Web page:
by Tyler Priest

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Whale Meat in Early Postwar Japan: Natural Resources and Food Culture by Jakobina Arch

Abstract

In the face of strong opposition from anti-whaling groups, whale meat consumption became a point of national pride and cultural importance in late twentieth-century Japan. Current efforts to expand inclusion of whale meat in school lunches to preserve Japanese cultural traditions have their roots in the postwar normalization of whale meat as a part of Japanese cuisine. This article focuses on the immediate postwar period of the Allied Occupation of Japan (1945–52) when whales became entangled in state policies dealing with food shortages and democratization. During the Occupation, the distribution of whale meat in school lunches shifted how people should use and think about whales in Japan. Thus policies for maximizing resource use for reconstruction had effects that still reverberate in arguments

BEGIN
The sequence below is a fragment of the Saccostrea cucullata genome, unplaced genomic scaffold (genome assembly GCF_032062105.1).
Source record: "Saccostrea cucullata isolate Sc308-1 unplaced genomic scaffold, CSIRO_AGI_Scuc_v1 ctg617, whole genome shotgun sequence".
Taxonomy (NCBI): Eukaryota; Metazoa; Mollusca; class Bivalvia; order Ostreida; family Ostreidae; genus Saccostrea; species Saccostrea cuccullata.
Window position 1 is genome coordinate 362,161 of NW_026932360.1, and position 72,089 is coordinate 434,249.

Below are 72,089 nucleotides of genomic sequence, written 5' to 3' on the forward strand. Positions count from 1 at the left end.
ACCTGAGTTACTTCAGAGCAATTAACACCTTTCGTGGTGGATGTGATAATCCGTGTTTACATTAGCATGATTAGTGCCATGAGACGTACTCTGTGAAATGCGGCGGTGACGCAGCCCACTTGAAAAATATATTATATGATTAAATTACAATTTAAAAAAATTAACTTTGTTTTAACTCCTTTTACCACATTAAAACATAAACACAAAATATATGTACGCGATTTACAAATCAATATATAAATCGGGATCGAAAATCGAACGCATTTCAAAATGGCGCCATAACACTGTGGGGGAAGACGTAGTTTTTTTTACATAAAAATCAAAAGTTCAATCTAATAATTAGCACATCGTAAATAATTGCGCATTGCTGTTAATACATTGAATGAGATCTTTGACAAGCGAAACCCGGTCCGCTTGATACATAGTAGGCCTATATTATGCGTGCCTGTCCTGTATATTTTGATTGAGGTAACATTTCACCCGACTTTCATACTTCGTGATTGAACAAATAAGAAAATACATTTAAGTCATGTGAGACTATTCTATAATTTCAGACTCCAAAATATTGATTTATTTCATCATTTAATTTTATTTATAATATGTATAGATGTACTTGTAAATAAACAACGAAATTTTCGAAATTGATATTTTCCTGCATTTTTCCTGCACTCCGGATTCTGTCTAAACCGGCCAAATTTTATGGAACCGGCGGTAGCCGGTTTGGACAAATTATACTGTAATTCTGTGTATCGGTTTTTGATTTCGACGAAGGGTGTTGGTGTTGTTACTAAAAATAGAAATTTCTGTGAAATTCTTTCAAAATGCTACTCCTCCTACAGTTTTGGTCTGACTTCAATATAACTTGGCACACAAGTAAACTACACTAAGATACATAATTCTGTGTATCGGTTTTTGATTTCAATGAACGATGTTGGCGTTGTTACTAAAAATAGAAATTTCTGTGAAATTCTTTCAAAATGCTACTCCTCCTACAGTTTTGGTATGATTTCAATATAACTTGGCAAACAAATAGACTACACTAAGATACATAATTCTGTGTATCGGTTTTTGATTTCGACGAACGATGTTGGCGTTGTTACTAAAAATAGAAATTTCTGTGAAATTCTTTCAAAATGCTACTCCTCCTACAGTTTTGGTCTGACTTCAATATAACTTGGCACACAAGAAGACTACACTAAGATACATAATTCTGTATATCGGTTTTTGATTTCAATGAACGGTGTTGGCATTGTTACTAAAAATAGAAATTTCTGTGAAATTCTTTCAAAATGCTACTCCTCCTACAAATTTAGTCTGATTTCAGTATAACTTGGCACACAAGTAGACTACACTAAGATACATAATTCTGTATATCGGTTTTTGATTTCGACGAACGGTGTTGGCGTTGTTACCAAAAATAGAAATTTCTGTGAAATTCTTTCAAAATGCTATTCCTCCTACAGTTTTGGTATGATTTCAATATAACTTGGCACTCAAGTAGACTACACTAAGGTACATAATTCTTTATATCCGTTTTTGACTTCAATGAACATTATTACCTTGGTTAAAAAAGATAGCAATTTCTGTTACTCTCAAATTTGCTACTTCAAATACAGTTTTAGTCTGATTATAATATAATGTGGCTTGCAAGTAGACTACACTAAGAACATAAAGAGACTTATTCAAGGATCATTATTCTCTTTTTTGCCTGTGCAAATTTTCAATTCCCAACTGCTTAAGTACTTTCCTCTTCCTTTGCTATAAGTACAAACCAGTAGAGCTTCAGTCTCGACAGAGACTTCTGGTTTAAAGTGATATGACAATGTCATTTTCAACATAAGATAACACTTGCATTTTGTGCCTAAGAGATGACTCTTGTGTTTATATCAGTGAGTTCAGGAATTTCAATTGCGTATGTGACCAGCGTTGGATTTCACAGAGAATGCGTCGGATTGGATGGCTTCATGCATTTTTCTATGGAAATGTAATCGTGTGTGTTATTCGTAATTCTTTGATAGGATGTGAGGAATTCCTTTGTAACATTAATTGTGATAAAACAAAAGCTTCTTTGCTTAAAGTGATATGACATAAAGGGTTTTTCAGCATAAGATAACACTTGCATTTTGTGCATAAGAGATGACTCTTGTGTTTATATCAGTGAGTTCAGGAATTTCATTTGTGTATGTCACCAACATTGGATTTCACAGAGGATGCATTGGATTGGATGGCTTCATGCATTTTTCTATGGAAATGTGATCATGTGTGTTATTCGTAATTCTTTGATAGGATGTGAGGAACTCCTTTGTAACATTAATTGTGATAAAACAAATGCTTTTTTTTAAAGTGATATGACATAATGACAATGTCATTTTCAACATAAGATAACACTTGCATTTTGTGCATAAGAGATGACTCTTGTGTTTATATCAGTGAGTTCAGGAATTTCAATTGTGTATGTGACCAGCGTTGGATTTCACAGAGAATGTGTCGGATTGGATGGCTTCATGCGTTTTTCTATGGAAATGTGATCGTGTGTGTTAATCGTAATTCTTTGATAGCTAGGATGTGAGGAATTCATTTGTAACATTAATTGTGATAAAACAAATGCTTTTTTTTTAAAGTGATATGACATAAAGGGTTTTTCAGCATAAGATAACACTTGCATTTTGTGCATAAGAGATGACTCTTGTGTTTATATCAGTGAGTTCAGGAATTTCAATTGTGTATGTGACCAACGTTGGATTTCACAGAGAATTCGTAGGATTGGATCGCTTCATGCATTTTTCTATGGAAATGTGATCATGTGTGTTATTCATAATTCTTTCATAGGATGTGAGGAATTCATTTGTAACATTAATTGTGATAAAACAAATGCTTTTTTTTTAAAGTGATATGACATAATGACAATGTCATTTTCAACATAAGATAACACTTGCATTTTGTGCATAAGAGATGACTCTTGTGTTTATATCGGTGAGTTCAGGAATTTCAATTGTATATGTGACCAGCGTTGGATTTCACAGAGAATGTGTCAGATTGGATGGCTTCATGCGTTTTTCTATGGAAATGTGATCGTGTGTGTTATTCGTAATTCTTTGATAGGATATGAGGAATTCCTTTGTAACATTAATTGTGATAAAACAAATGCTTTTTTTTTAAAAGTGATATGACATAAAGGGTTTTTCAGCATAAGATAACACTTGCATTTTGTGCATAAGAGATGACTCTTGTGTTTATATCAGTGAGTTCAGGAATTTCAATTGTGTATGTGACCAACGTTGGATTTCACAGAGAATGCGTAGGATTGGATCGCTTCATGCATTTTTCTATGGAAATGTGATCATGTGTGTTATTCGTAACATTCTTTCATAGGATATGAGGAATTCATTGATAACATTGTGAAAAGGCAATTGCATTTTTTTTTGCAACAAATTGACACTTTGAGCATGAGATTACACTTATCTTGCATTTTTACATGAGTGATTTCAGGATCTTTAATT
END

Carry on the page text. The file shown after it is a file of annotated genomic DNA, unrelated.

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about the value of whale meat today. Food shortages both during and after the war were instrumental in promoting widespread consumption by fitting whale meat into a new framework of distribution for a whole new generation of children fed whale at school. As these children grew older, whale meat became normalized as something that Japanese people ate, no matter where in the country they lived. Tracing whale distribution both physically as meat and more intangibly as discourse about whales in a variety of media, from policy to children’s magazines, this article provides new evidence for one of the long-term environmental legacies of the Allied Occupation of Japan.

by Jakobina Arch

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US to USSR: American Experts, Irrigation, and Cotton in Soviet Central Asia, 1929–32 by Maya Peterson

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Abstract